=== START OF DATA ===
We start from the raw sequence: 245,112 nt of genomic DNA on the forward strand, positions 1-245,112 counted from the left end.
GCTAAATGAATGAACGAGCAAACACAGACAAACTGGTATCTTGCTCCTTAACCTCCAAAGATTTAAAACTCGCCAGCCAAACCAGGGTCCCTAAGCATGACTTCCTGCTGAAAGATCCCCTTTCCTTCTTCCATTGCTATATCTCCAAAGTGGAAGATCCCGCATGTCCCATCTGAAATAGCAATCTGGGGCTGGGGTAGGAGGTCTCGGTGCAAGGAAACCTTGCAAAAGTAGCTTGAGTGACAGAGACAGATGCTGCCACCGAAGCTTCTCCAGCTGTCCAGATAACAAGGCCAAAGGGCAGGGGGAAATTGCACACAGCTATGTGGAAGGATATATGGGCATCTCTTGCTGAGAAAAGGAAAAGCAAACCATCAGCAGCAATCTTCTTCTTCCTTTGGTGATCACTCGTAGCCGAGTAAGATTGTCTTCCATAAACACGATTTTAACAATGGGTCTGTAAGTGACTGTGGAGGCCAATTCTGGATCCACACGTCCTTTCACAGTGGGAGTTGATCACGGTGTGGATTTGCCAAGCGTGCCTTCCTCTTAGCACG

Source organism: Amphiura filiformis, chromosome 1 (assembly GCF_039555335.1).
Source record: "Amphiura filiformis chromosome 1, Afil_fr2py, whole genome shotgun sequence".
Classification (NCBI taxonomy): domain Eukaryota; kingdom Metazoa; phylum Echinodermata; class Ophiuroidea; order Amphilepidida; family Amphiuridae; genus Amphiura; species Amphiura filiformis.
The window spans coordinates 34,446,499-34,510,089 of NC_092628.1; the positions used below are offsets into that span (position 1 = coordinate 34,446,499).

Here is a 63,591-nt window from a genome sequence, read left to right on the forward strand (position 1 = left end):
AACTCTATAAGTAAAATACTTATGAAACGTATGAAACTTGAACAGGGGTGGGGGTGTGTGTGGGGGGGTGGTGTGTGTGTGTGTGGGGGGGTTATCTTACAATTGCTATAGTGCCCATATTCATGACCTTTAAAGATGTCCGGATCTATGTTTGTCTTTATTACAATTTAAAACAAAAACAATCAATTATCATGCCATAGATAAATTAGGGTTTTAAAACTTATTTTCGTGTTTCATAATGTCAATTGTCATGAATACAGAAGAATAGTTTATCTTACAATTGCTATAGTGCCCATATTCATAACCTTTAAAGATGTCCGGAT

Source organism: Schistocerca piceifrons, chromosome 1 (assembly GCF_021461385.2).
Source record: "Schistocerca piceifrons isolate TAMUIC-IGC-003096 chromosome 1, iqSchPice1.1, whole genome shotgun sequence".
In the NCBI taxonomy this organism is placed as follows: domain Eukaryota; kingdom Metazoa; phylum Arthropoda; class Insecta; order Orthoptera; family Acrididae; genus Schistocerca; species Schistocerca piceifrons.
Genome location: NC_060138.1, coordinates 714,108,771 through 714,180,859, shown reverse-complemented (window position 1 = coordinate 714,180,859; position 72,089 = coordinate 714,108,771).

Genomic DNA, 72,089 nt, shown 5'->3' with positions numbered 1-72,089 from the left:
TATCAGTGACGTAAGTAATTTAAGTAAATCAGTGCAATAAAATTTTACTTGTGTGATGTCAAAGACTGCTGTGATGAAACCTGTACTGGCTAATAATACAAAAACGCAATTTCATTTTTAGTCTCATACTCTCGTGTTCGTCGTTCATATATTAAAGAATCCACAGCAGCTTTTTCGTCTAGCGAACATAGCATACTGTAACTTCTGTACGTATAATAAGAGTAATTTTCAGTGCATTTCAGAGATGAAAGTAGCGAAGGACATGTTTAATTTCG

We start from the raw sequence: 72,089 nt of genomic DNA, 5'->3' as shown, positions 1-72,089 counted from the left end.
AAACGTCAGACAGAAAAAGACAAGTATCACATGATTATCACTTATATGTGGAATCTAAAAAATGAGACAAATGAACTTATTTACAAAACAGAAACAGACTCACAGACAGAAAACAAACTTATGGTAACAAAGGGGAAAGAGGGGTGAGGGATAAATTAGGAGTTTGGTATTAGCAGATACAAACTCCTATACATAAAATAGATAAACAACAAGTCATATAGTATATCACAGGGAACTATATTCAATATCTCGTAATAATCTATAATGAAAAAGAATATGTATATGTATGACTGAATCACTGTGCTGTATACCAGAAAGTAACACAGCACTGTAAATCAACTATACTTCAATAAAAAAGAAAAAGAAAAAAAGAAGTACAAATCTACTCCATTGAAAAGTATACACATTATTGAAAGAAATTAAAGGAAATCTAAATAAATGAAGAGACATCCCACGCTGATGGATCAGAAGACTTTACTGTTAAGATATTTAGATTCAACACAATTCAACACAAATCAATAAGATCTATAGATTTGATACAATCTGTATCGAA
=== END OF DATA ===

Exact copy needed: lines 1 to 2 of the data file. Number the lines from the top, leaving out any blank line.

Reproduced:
We start from the raw sequence: 245,112 nt of genomic DNA on the forward strand, positions 1-245,112 counted from the left end.
GCTAAATGAATGAACGAGCAAACACAGACAAACTGGTATCTTGCTCCTTAACCTCCAAAGATTTAAAACTCGCCAGCCAAACCAGGGTCCCTAAGCATGACTTCCTGCTGAAAGATCCCCTTTCCTTCTTCCATTGCTATATCTCCAAAGTGGAAGATCCCGCATGTCCCATCTGAAATAGCAATCTGGGGCTGGGGTAGGAGGTCTCGGTGCAAGGAAACCTTGCAAAAGTAGCTTGAGTGACAGAGACAGATGCTGCCACCGAAGCTTCTCCAGCTGTCCAGATAACAAGGCCAAAGGGCAGGGGGAAATTGCACACAGCTATGTGGAAGGATATATGGGCATCTCTTGCTGAGAAAAGGAAAAGCAAACCATCAGCAGCAATCTTCTTCTTCCTTTGGTGATCACTCGTAGCCGAGTAAGATTGTCTTCCATAAACACGATTTTAACAATGGGTCTGTAAGTGACTGTGGAGGCCAATTCTGGATCCACACGTCCTTTCACAGTGGGAGTTGATCACGGTGTGGATTTGCCAAGCGTGCCTTCCTCTTAGCACG